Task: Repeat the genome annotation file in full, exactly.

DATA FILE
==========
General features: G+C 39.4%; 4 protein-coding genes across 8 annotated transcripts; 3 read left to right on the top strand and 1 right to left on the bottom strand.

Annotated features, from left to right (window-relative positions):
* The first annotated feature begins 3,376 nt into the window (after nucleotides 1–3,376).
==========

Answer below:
General features: G+C 39.4%; 4 protein-coding genes across 8 annotated transcripts; 3 read left to right on the top strand and 1 right to left on the bottom strand.

Annotated features, from left to right (window-relative positions):
* The first annotated feature begins 3,376 nt into the window (after nucleotides 1–3,376).